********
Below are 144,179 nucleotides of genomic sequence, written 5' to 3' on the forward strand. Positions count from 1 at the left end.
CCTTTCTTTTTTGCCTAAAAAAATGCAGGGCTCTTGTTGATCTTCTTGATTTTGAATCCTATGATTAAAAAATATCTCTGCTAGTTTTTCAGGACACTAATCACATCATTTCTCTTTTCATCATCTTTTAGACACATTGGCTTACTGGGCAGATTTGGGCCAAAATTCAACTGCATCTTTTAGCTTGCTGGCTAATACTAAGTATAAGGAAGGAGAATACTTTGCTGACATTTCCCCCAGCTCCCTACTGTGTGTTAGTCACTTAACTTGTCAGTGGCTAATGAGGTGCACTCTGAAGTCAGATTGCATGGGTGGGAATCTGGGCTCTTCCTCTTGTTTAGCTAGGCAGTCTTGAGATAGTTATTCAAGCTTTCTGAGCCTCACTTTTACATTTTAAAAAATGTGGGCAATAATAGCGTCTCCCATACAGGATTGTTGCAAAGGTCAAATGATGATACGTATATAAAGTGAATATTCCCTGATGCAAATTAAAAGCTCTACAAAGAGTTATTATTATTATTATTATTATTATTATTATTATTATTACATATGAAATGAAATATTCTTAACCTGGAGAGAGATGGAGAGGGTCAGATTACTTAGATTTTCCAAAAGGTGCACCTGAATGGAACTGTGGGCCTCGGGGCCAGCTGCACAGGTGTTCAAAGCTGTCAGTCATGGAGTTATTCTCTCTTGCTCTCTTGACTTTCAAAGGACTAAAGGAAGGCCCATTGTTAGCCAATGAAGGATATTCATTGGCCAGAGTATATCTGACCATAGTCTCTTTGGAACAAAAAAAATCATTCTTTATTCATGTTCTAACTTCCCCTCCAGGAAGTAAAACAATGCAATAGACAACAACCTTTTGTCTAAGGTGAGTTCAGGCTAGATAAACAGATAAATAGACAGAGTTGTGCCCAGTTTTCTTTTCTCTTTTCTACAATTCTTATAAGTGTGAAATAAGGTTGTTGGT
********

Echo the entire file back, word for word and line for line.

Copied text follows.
Below are 144,179 nucleotides of genomic sequence, written 5' to 3' on the forward strand. Positions count from 1 at the left end.
CCTTTCTTTTTTGCCTAAAAAAATGCAGGGCTCTTGTTGATCTTCTTGATTTTGAATCCTATGATTAAAAAATATCTCTGCTAGTTTTTCAGGACACTAATCACATCATTTCTCTTTTCATCATCTTTTAGACACATTGGCTTACTGGGCAGATTTGGGCCAAAATTCAACTGCATCTTTTAGCTTGCTGGCTAATACTAAGTATAAGGAAGGAGAATACTTTGCTGACATTTCCCCCAGCTCCCTACTGTGTGTTAGTCACTTAACTTGTCAGTGGCTAATGAGGTGCACTCTGAAGTCAGATTGCATGGGTGGGAATCTGGGCTCTTCCTCTTGTTTAGCTAGGCAGTCTTGAGATAGTTATTCAAGCTTTCTGAGCCTCACTTTTACATTTTAAAAAATGTGGGCAATAATAGCGTCTCCCATACAGGATTGTTGCAAAGGTCAAATGATGATACGTATATAAAGTGAATATTCCCTGATGCAAATTAAAAGCTCTACAAAGAGTTATTATTATTATTATTATTATTATTATTATTATTATTACATATGAAATGAAATATTCTTAACCTGGAGAGAGATGGAGAGGGTCAGATTACTTAGATTTTCCAAAAGGTGCACCTGAATGGAACTGTGGGCCTCGGGGCCAGCTGCACAGGTGTTCAAAGCTGTCAGTCATGGAGTTATTCTCTCTTGCTCTCTTGACTTTCAAAGGACTAAAGGAAGGCCCATTGTTAGCCAATGAAGGATATTCATTGGCCAGAGTATATCTGACCATAGTCTCTTTGGAACAAAAAAAATCATTCTTTATTCATGTTCTAACTTCCCCTCCAGGAAGTAAAACAATGCAATAGACAACAACCTTTTGTCTAAGGTGAGTTCAGGCTAGATAAACAGATAAATAGACAGAGTTGTGCCCAGTTTTCTTTTCTCTTTTCTACAATTCTTATAAGTGTGAAATAAGGTTGTTGGT